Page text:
Taking a cue from Microsoft, Apple could streamline its App Store, making it easier for people to use a single set of apps that work equally well across its family of devices: iPhones, iPads, and Macs.
Apple currently has two App Stores: an iPhone-and iPad-based App Store and a Mac App Store. Developers currently need to create two different apps — one for iOS, the operating system of Apple’s mobile devices, and one for macOS, the system that runs Macs — to offer their programs on all Apple hardware. That’s a lot more work and tends to increase development costs. It also creates a scenario in which developers focus their resources on the apps users are most likely to interact with. And in a mobile-first world, that’s increasingly iPhone and iPad apps. Macs are given lesser priority when pushing updates and new features. Now it’s obvious why Apple customers have long been complaining that some Mac apps get short shrift.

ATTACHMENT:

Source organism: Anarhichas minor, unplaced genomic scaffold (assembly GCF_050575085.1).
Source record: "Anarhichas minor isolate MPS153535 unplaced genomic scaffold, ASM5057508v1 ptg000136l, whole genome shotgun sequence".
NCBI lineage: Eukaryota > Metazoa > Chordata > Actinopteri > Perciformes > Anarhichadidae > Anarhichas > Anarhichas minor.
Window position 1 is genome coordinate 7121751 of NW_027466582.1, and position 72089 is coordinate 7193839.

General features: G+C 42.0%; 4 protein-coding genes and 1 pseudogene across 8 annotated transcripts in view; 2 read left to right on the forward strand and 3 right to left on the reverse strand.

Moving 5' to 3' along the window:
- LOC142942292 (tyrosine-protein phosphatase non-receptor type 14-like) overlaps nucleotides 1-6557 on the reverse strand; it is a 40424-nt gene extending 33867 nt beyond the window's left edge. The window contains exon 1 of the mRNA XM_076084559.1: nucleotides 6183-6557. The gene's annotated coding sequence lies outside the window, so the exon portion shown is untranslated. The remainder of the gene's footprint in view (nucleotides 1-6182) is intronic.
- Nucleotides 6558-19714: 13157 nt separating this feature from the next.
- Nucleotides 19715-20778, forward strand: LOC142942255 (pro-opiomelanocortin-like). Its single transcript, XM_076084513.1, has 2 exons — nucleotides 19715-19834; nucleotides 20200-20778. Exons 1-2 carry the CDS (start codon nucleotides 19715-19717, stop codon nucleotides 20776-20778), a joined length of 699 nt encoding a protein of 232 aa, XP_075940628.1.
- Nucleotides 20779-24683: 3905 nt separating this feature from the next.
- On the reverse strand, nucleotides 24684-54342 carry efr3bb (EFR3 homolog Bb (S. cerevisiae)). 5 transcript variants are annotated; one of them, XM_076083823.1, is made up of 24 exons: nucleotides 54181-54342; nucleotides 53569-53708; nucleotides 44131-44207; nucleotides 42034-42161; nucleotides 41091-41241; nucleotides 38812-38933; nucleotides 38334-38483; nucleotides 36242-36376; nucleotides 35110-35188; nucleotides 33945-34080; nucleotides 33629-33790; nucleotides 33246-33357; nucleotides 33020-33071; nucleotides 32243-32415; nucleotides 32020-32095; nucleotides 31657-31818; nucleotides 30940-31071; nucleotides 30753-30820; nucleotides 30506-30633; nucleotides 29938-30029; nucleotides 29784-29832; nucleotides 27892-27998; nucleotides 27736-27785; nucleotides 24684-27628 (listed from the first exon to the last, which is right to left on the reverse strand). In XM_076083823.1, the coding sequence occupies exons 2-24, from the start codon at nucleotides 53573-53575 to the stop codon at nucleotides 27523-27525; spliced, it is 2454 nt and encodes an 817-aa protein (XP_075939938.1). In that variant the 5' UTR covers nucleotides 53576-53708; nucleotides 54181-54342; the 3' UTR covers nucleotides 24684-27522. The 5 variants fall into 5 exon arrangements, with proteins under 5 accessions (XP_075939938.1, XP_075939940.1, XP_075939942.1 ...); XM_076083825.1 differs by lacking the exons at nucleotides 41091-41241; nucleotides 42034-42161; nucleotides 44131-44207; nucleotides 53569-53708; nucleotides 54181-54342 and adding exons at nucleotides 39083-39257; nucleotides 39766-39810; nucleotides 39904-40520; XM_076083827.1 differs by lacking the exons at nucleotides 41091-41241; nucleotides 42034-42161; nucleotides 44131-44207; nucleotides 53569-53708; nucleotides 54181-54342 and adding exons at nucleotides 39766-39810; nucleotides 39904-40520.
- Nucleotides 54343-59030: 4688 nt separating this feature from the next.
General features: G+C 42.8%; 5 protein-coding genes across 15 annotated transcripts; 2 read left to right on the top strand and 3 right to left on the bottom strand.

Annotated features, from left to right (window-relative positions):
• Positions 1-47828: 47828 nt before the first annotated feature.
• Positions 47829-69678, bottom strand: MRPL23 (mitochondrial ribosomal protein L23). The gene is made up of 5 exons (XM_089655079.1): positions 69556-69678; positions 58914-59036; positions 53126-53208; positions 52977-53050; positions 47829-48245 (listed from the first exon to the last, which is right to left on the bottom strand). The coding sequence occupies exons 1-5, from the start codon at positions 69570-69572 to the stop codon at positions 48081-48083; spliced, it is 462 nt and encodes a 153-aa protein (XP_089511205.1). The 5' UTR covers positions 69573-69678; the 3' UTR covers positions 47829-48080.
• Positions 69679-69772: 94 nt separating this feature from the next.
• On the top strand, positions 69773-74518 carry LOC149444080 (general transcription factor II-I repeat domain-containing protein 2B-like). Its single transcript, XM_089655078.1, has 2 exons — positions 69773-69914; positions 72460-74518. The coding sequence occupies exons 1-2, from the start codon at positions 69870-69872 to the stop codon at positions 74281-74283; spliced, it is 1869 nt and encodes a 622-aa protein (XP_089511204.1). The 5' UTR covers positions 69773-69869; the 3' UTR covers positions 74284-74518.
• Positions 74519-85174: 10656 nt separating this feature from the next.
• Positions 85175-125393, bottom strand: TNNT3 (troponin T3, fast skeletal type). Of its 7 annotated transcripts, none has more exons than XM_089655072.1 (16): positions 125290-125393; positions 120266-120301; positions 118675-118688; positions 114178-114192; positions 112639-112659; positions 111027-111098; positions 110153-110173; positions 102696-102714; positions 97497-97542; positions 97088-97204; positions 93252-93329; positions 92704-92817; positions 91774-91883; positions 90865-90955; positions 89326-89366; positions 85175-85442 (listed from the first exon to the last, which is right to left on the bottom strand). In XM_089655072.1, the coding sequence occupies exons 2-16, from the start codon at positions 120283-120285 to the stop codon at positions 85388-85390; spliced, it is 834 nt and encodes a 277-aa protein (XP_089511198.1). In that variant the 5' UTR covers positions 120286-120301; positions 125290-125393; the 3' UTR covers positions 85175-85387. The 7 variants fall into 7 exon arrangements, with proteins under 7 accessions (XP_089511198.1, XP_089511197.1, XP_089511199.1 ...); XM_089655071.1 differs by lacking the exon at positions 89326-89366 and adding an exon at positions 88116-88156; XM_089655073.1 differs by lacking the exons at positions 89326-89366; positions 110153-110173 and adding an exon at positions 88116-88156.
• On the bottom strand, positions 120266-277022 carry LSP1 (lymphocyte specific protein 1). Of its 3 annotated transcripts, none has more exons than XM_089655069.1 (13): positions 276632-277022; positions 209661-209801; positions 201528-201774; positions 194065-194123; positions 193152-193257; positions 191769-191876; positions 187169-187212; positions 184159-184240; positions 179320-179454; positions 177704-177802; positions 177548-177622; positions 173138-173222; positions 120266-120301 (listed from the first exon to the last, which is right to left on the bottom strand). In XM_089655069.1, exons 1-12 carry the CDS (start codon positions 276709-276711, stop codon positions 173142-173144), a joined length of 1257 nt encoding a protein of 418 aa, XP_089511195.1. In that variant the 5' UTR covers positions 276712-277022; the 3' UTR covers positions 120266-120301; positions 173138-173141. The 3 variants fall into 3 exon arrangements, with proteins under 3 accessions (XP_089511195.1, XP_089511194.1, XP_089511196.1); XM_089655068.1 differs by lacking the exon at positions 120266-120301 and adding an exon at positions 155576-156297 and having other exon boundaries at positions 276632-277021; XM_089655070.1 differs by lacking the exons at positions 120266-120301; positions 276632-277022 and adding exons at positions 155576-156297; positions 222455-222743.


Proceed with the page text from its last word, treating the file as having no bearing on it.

So, with a single app for all machines – iPhone, iPad, and Mac, developers do away with creating two separate versions of their apps and so users will also get new features and updates at the same time. This is what even Microsoft did for its Windows. As a part of their One Windows dream, Redmond brought the Universal Windows Platform for Windows 10 that allowed developers to create a single app that works on different types of Windows 10 devices like PCs, tablets, hybrid devices, etc. Google also attempted to build combined apps that work universally on all devices, but haven’t seen much success.
According to a report from Bloomberg, Apple is now reportedly working on a project, internally named “Marzipan,” which would be developed over the years to unify the iOS and macOS platforms.
Apple might introduce their app unification project in major iOS and macOS updates, probably, starting as early as next year.